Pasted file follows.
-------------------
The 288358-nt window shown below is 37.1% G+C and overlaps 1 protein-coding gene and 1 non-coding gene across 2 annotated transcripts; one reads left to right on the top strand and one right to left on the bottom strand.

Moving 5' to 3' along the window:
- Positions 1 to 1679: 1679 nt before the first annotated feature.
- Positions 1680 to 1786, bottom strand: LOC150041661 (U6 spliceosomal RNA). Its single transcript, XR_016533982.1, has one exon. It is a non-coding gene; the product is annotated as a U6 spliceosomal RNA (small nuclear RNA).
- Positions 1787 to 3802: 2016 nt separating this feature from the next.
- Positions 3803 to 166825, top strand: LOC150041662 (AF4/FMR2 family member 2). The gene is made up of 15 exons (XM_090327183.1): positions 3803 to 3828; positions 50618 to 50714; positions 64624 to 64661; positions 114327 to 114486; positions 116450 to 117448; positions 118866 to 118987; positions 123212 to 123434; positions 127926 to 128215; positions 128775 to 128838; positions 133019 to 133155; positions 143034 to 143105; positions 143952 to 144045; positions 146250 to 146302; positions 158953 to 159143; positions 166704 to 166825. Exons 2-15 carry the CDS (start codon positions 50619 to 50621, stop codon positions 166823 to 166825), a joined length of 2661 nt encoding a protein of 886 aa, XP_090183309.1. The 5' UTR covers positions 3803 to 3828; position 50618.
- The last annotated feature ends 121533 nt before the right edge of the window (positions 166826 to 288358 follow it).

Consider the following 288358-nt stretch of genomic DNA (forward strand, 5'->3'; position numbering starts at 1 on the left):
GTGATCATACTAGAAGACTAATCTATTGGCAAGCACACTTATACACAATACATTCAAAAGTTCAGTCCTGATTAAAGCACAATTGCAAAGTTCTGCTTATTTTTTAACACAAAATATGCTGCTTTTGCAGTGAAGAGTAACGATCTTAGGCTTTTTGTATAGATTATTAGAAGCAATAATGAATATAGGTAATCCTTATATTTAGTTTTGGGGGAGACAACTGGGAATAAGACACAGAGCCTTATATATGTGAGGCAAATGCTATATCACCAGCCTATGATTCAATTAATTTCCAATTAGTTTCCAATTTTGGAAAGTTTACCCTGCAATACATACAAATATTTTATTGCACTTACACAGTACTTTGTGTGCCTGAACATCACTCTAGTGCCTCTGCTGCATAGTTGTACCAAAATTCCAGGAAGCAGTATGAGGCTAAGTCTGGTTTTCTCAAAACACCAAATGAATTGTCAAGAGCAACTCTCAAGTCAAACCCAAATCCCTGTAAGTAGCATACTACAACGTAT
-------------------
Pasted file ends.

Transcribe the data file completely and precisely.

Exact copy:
The 288358-nt window shown below is 37.1% G+C and overlaps 1 protein-coding gene and 1 non-coding gene across 2 annotated transcripts; one reads left to right on the top strand and one right to left on the bottom strand.

Moving 5' to 3' along the window:
- Positions 1 to 1679: 1679 nt before the first annotated feature.
- Positions 1680 to 1786, bottom strand: LOC150041661 (U6 spliceosomal RNA). Its single transcript, XR_016533982.1, has one exon. It is a non-coding gene; the product is annotated as a U6 spliceosomal RNA (small nuclear RNA).
- Positions 1787 to 3802: 2016 nt separating this feature from the next.
- Positions 3803 to 166825, top strand: LOC150041662 (AF4/FMR2 family member 2). The gene is made up of 15 exons (XM_090327183.1): positions 3803 to 3828; positions 50618 to 50714; positions 64624 to 64661; positions 114327 to 114486; positions 116450 to 117448; positions 118866 to 118987; positions 123212 to 123434; positions 127926 to 128215; positions 128775 to 128838; positions 133019 to 133155; positions 143034 to 143105; positions 143952 to 144045; positions 146250 to 146302; positions 158953 to 159143; positions 166704 to 166825. Exons 2-15 carry the CDS (start codon positions 50619 to 50621, stop codon positions 166823 to 166825), a joined length of 2661 nt encoding a protein of 886 aa, XP_090183309.1. The 5' UTR covers positions 3803 to 3828; position 50618.
- The last annotated feature ends 121533 nt before the right edge of the window (positions 166826 to 288358 follow it).

Consider the following 288358-nt stretch of genomic DNA (forward strand, 5'->3'; position numbering starts at 1 on the left):
GTGATCATACTAGAAGACTAATCTATTGGCAAGCACACTTATACACAATACATTCAAAAGTTCAGTCCTGATTAAAGCACAATTGCAAAGTTCTGCTTATTTTTTAACACAAAATATGCTGCTTTTGCAGTGAAGAGTAACGATCTTAGGCTTTTTGTATAGATTATTAGAAGCAATAATGAATATAGGTAATCCTTATATTTAGTTTTGGGGGAGACAACTGGGAATAAGACACAGAGCCTTATATATGTGAGGCAAATGCTATATCACCAGCCTATGATTCAATTAATTTCCAATTAGTTTCCAATTTTGGAAAGTTTACCCTGCAATACATACAAATATTTTATTGCACTTACACAGTACTTTGTGTGCCTGAACATCACTCTAGTGCCTCTGCTGCATAGTTGTACCAAAATTCCAGGAAGCAGTATGAGGCTAAGTCTGGTTTTCTCAAAACACCAAATGAATTGTCAAGAGCAACTCTCAAGTCAAACCCAAATCCCTGTAAGTAGCATACTACAACGTAT